/Back to basics
Yoji Yamamoto, Ann Demeulemeester, Martin Margiela, Helmut Lang, Jil Sander, Raf Simons, Haider Hackermann. Difficult names for an only apparently easy style.
Colour palette reduced to the bone: black and white elevated to conceptual values.
No room for ornaments.
Volumes only speak, deconstructed and reconstructed in an experimental way.
The fabrics, technical materials pushed at the forefront, towards haute couture.
The raw cuts, symbol of an "aesthetic of the unfinished".
Behind what we call "minimalism" there is a school of thought rooted in the motto "Less is more" by Mies Van Der Rohe, one of the fathers of the Modern Movement that at the beginning of the 20th century was the cradle of Bauhaus and Rationalism.
It then passes through the Japanese conceptual fashion of Rei Kawakubo, Issey Miyake and Yoji Yamamoto, and flourished in Antwerp, Belgium, where some young designers founded a movement that, under the banner of rigour and a return to the essential, marked the 1990s.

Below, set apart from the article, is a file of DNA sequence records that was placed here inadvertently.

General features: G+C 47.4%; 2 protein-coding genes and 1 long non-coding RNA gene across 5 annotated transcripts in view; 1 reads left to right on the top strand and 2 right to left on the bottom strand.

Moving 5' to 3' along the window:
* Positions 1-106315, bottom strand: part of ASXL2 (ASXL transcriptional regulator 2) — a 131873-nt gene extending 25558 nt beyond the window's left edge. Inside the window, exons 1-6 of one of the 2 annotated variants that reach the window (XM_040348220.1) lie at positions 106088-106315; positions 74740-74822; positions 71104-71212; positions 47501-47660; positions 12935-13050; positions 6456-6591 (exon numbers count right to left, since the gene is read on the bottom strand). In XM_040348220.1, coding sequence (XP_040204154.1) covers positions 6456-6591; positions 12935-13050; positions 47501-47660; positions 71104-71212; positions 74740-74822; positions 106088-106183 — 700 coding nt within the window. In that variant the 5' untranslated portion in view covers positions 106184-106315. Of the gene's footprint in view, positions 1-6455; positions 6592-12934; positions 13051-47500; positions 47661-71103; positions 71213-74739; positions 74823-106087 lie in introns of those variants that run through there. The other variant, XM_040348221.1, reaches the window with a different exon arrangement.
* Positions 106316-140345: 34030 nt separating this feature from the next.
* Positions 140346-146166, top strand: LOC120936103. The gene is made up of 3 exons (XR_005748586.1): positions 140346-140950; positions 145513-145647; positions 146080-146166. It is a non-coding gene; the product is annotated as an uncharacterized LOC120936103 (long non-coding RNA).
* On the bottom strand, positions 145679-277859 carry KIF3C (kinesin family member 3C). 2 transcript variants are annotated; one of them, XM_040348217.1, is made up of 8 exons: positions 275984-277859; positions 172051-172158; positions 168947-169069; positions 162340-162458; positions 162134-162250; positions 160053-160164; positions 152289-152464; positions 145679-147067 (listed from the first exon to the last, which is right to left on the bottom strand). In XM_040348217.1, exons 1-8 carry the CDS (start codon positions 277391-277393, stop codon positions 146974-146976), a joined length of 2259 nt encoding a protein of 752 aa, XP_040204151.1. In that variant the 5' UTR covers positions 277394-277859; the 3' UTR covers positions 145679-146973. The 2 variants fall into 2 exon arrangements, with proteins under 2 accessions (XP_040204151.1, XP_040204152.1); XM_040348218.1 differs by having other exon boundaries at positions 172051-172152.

The minimalist style therefore has very little to do with a fast and "no-brainer" style. Quite the opposite, in fact. The elegance of the essential is made up of extraordinary attention to detail, which in its discretion, makes all the difference.
Like a strap added to a sublimely cut pair of basic Bermuda shorts (#look1).
Wear it with a white cotton shirt buttoned up to the neck and a pair of monk sandals.
Or like #look2: an apparently banal total black combo where, however, the polo shirt is made of a very precious jersey and has a heat-sealed zip.
And the caban plays with the deconstructed volume and live cuts.
Minimal means free of frills, where the focus is on the effort to enrich the garment with meaning. This implies an almost philological study and its reinterpretation in a purist key.
As in the white T-shirt, without logo yet in combed Egyptian cotton, of #look3, or in the very clean pants in fresh wool and mohair.
Or finally in the photographer's waistcoat, where the pockets, the snap buttons, the small zip-saver loop, everything is the subject of a thought, and nothing is too much.